Human social interactions are far more complex than those engaged in by any other species, and they would fail utterly without the ability to make reasonably good guesses about what’s going on in the minds of other people. In other words, we try to explain and even predict other people’s behavior by attributing to them specific thoughts and feelings that lead them to act in particular ways.
Since we’re already in the habit of seeing others as intentional agents—that is, as beings capable of choosing their own actions—it’s but a small step toward attributing thoughts and feelings to what are most likely mindless objects. For instance, we’ll say that our malfunctioning computer has a mind of its own. Or we plead with our car to please start on a cold winter’s morning. Young children often attribute intentions to natural phenomena, as do people living in hunter-gatherer societies.
Organized religion arose in tandem with the development of agriculture and complex societies. Belief systems in organized religion also tend to be more abstract than they are in animistic thinking. In other words, vague beliefs in the mentality of natural phenomena give way to established creeds about divine personalities that may even take on the shape of a human, animal, or mixture of the two. Gods are persons—even if they’re only imagined—and when we think about our gods or pray to them, the same areas of our brains light up as when we’re interacting with other people.
Indeed, the very idea of beseeching a divinity to intercede on our behalf is a hallmark of organized religion. No doubt this practice hearkens back to our early childhood when we were utterly dependent on our elders, who made decisions for us that we didn’t want, but who could also sometimes be dissuaded by special pleading.
And yet, as Grafman and colleagues point out, prayer provides personal benefits beyond any sort of divine intervention that may follow from it. In one study, devout Protestants were asked to engage either in religious prayer or else in non-religious positive thinking while undergoing painful electric shocks. Those who prayed reported lower levels of pain than did those who engaged in non-religious thoughts. This result is in line with the general finding that expectations, such as through hypnotic suggestion, can affect the experience of pain. It also accords with Karl Marx’s aphorism that religion is the opiate of the masses.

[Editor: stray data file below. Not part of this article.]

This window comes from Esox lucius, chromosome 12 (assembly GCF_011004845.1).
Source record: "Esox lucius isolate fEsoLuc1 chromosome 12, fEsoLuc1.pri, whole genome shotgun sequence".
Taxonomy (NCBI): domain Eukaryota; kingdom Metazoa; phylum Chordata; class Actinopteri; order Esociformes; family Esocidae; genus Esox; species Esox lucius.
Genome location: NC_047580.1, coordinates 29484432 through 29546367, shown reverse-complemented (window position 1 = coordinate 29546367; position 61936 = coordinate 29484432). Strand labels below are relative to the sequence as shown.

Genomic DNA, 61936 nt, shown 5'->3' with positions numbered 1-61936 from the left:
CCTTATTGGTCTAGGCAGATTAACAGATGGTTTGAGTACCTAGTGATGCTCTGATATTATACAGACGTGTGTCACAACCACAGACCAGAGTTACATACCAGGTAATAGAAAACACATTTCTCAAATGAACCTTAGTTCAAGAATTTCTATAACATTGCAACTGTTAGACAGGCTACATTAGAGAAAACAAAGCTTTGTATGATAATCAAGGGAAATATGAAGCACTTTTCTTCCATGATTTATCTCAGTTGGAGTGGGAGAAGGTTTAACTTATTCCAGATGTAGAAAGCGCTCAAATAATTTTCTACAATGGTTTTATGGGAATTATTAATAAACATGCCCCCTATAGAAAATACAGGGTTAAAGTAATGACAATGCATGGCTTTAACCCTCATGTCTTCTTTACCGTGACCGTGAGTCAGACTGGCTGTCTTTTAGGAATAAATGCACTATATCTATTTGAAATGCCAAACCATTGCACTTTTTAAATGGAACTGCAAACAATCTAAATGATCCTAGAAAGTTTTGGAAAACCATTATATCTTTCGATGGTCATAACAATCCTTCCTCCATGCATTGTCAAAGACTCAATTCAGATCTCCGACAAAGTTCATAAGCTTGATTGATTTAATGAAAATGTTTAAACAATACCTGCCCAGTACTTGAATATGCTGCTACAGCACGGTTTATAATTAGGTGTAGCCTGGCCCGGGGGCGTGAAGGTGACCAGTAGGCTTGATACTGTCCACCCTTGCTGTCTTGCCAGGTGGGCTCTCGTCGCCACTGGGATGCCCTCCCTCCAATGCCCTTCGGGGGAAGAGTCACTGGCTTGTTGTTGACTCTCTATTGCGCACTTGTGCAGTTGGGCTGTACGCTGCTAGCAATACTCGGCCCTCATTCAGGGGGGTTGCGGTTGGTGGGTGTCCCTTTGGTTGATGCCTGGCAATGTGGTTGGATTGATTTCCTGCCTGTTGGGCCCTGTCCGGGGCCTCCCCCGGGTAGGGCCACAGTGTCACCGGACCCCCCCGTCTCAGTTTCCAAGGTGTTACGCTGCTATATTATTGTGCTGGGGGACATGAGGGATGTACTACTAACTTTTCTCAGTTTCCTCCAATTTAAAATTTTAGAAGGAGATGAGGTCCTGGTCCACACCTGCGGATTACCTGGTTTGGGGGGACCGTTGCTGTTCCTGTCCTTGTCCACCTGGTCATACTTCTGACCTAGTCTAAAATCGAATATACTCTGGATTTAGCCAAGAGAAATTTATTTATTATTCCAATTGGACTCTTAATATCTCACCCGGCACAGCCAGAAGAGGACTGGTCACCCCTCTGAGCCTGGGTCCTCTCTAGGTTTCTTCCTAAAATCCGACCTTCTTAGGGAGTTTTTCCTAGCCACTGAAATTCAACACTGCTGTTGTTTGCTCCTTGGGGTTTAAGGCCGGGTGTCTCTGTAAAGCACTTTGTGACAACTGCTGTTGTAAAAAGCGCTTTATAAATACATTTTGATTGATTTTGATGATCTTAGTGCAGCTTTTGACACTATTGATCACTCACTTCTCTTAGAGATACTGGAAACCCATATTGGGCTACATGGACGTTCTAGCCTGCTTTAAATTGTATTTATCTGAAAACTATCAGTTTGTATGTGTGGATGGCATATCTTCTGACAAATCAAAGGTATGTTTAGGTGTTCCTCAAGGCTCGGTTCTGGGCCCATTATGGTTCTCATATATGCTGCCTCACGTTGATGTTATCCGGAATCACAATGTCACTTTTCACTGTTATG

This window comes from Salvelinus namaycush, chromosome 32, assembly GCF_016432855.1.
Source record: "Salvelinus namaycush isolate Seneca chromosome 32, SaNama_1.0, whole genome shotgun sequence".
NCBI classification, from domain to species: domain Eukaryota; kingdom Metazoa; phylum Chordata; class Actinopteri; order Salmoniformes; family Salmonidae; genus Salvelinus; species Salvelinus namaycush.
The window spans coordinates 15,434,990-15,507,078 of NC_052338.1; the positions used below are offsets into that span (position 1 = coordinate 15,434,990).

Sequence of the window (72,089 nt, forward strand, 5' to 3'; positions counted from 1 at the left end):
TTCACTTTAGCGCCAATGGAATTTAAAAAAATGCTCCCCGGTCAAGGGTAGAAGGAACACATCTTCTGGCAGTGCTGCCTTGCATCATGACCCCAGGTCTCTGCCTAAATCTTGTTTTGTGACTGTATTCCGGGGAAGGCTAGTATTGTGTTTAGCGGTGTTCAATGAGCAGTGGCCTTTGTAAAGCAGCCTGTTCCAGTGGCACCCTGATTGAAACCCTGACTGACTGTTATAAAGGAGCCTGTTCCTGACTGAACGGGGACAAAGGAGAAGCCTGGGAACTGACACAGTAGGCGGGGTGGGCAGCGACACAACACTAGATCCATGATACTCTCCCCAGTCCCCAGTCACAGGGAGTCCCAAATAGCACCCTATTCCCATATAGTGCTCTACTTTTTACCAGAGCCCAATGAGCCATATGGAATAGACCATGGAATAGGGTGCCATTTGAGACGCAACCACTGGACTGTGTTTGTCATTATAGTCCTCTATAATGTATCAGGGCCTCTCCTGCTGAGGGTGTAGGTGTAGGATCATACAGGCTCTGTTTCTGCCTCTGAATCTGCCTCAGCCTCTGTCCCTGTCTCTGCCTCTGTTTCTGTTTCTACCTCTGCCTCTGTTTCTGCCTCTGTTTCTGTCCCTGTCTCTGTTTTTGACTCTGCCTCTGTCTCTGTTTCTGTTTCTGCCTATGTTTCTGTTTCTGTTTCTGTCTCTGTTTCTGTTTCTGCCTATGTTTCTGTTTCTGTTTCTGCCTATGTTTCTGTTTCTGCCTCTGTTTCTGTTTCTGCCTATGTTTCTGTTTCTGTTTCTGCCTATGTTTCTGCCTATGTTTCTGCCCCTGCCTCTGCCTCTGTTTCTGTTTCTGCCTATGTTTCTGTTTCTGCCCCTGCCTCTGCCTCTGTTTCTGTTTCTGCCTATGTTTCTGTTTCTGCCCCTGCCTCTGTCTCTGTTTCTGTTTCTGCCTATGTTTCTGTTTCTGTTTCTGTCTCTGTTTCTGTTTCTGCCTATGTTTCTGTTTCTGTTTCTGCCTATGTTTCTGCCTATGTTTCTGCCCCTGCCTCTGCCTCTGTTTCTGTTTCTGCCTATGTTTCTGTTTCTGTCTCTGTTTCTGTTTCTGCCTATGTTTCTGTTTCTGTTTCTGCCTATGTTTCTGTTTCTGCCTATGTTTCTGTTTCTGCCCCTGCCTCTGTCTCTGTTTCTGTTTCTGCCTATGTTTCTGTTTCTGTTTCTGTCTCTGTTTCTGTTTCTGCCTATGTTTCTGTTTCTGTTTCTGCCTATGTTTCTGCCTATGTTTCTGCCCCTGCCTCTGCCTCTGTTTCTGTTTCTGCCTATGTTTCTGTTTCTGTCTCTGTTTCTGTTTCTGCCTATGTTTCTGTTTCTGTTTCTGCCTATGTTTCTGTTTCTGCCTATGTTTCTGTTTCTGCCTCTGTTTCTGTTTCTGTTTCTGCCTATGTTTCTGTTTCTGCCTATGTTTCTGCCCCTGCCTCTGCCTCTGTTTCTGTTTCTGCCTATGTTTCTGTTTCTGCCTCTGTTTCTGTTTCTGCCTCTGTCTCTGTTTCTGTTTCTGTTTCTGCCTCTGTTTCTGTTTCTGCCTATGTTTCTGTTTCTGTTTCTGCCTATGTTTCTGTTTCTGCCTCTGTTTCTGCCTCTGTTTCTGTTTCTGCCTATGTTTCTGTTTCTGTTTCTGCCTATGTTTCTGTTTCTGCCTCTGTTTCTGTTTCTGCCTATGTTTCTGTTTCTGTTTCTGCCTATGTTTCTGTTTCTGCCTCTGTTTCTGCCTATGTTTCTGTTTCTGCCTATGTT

Brain-imaging studies also show that repetitive prayer can activate the brain’s reward system. In other words, the same areas of the brain that are associated with the pleasant experience of having sex, snorting cocaine, or indulging in chocolate also light up during intensive prayer sessions—at least among devout believers. This finding may then account for the ecstatic experiences that many worshipers have during intense prayer or sensory-overloaded services.
The eighteenth-century philosopher Voltaire famously quipped: “If God did not exist, we would have to invent him.” In the twenty-first century, neuroscience has shown us that our brains may indeed be hardwired for religious belief.
Grafman, J., Cristofori, I., Zhong, W., & Bulbulia, J. (2020). The neural basis of religious cognition. Current Directions in Psychological Science. Advance online publication. DOI: 10.1177/0963721419898183